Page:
Rather than point to any specific statements, or types of statements, as communicating matters of public concern, Plaintiffs contend that the mere act of speaking in Spanish constitutes speech on a matter of public concern. They equate language choice with the expression of ethnic pride and argue that “`[P]laintiffs’ interest in communicating ethnic pride . . . is not necessarily a matter only of private concern,'” Aplt. Br. at 57 (quoting Latino Officers Ass’n v. City of New York, 196 F.3d 458, 466 (2d Cir.1999)), and that “one’s choice of a native tongue is considered `symbolic speech’ or `pure speech.'” Id. But nothing in the record indicates that Plaintiffs’ use of Spanish was in any way intended as, say, an expression of opposition to discrimination by the City. Indeed, there is no affidavit, or even an allegation in a complaint, that any Plaintiff’s purpose in choosing to speak Spanish was to communicate anything to a supervisor, the public, or any policy maker. The letter to Mr. Nettles from Mr. Sanchez, for example, states that Hispanics are proud of their heritage and that they express that heritage by speaking Spanish to one another; yet it does not suggest that by speaking Spanish they are intending to communicate a message to outsiders (or even to their interlocutors) about a matter of public concern.
Plaintiffs’ attorney has asserted that speaking Spanish is the equivalent of wearing a tee shirt on which is written “Proud to Be Hispanic.” No evidence, however, supports an assertion that such a public statement was the intent of any Plaintiff. The First Amendment protection of Free Speech is concerned with communication not internal feelings. There is a fundamental distinction between taking pride in an act (an internal feeling) and expressing pride about performing the act (a communication). That one takes pride in performing an act does not mean that performing the act is in itself intended to communicate that one takes pride. We may assume that a football player takes pride in scoring a touchdown; but not until he performs a victory dance in the end zone can we say that he is expressing pride in his prowess. Likewise, an immigrant may be very proud that she can speak the language of her new country, but one would be surprised to learn that when she conducts a transaction at a department store in English, she is communicating pride in America or even pride in being able to speak English; the natural assumption is that the customer simply wants to buy a product and the purpose of carrying on a conversation in English is to accomplish that end. Plaintiffs failed to place on the record in this case evidence that their daily conversations in Spanish were meant to convey more than the substance of the words they uttered. Nor did they produce evidence that their use of Spanish would be understood as a comment on race relations. The context of speech includes the likelihood of the communication’s being understood by the audience. If the listener does not understand the message, the communication can hardly inform the debate. See Moore, 57 F.3d at 932.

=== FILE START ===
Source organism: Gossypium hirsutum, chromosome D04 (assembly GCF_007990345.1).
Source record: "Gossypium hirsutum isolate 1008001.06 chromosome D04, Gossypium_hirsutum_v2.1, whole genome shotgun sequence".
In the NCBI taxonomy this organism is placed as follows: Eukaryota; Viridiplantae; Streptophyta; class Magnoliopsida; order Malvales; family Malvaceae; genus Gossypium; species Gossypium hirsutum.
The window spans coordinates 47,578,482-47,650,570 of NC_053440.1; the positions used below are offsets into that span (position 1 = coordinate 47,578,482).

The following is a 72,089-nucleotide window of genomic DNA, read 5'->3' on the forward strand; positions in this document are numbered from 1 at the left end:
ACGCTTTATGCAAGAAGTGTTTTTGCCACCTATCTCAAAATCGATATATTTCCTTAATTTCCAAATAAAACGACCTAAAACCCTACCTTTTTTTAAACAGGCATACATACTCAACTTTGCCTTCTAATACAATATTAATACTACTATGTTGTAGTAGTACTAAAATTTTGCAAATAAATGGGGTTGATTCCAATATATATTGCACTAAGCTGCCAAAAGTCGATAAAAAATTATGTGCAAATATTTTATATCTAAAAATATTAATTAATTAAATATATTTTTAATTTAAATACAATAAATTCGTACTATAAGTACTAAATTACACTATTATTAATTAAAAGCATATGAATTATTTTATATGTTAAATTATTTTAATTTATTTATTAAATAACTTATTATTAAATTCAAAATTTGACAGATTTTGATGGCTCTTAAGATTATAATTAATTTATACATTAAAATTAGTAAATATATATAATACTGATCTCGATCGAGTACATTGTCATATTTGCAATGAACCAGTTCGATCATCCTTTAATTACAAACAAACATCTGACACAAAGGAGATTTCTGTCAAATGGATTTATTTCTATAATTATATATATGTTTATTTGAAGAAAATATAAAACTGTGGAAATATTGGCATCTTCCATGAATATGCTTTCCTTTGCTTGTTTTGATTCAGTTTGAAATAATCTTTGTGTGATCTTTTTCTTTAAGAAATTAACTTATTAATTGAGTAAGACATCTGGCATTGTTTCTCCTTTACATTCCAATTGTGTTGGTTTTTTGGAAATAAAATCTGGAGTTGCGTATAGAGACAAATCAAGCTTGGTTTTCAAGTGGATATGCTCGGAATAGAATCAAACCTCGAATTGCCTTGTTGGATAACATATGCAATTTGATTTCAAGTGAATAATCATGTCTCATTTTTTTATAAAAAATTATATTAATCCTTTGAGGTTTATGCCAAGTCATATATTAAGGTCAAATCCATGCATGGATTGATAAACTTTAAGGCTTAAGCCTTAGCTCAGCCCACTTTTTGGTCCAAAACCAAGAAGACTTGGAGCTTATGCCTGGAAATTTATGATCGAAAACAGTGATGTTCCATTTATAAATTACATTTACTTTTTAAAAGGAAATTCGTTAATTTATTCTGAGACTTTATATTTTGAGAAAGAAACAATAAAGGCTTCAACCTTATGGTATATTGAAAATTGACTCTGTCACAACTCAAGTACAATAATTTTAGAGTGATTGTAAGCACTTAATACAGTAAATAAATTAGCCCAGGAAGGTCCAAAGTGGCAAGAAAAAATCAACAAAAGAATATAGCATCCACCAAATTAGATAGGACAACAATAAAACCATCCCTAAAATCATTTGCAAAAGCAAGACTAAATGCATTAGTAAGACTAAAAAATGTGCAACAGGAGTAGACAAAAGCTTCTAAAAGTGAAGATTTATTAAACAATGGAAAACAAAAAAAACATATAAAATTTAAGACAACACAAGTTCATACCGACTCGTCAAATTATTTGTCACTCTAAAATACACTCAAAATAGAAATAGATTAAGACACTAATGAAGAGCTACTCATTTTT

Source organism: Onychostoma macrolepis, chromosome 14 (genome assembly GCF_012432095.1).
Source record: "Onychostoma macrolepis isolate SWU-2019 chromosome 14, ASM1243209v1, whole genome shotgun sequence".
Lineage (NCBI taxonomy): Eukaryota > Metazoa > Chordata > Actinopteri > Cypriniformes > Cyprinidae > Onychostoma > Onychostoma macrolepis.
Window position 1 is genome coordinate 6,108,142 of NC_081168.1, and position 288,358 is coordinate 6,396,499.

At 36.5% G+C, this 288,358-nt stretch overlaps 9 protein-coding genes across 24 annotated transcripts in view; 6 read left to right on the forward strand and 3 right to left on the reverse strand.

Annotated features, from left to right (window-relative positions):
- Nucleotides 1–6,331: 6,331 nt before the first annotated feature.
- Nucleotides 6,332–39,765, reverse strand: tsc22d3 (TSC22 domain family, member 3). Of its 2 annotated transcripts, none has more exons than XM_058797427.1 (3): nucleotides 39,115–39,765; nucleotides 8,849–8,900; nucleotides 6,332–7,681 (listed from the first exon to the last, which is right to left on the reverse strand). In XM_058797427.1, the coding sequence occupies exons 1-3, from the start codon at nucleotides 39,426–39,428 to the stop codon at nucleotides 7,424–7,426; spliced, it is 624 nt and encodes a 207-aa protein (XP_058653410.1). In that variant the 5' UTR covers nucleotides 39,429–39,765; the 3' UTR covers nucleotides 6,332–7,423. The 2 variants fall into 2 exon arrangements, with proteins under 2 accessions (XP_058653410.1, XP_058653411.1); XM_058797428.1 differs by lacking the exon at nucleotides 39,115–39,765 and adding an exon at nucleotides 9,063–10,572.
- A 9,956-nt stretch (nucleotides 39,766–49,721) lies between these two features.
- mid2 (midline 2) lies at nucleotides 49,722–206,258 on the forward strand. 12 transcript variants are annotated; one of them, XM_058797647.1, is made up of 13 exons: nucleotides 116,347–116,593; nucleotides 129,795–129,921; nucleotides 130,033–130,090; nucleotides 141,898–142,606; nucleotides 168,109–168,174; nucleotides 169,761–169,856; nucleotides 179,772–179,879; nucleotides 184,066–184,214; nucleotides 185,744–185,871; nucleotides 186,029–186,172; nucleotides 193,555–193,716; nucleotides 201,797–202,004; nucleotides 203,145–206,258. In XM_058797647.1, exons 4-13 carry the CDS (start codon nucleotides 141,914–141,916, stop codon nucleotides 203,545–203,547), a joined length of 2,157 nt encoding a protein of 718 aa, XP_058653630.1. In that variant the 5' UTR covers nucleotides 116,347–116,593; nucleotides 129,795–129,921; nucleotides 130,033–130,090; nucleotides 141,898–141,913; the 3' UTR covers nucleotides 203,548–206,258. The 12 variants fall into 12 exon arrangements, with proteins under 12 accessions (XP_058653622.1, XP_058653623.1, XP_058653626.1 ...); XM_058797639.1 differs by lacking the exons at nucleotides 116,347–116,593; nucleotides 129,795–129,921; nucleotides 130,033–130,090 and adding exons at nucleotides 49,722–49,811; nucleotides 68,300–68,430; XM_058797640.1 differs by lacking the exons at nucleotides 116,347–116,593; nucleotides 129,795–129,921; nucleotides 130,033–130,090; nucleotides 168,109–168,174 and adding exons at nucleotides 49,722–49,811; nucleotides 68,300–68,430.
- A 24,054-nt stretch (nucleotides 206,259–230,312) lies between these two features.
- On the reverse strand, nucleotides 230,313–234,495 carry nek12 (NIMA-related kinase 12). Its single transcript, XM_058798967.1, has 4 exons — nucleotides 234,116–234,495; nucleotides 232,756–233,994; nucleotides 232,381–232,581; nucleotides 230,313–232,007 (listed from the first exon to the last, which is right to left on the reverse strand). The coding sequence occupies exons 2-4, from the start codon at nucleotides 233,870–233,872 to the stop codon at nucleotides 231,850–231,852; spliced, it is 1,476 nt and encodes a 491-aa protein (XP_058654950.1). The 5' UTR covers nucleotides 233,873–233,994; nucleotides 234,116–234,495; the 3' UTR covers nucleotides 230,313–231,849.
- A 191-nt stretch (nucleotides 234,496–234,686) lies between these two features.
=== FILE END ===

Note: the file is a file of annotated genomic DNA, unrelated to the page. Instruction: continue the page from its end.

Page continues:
Here, we do not question that Plaintiffs take pride in both their Hispanic heritage and their use of the Spanish language, nor do we question the importance of that pride. What we do question, because there is no supporting evidence, is that by speaking Spanish at work they were intending to communicate that pride, much less “to inform [an] issue [so] as to be helpful . . . in evaluating the conduct of government.” Id. The dissent suggests that the Plaintiffs’ conversations in Spanish must be viewed in the context of “an on-going and evolving discussion on race relations.” Diss. at 10. That context might be relevant if there were any indication that the Spanish-language conversations began only as part of that discussion. One might then infer that Plaintiffs were trying to make a point by conversing in Spanish. But nothing in the record suggests that this was the case. The race-relations controversy is irrelevant in determining the meaning of the decision to converse in Spanish if it had no impact on the decision. One hearing the conversation would have no reason to draw an inference that speaking in Spanish now conveyed some new meaning.
Accordingly, we need not address the focus of the dissent?whether ethnic pride or ethnic discrimination is a matter of public concern. Even if it is, Plaintiffs’ use of Spanish is not protected, because their everyday use of Spanish was not intended, as far as the record shows, to communicate ethnic pride or opposition to discrimination. In all the cases cited by the dissent there was no question regarding what the employees were communicating. For example, in Altman v. Minnesota Department of Corrections, 251 F.3d 1199 (8th Cir.2001), it was undisputed that reading the Bible during a training session on “Gays and Lesbians in the Workplace” was intended as a protest against the program.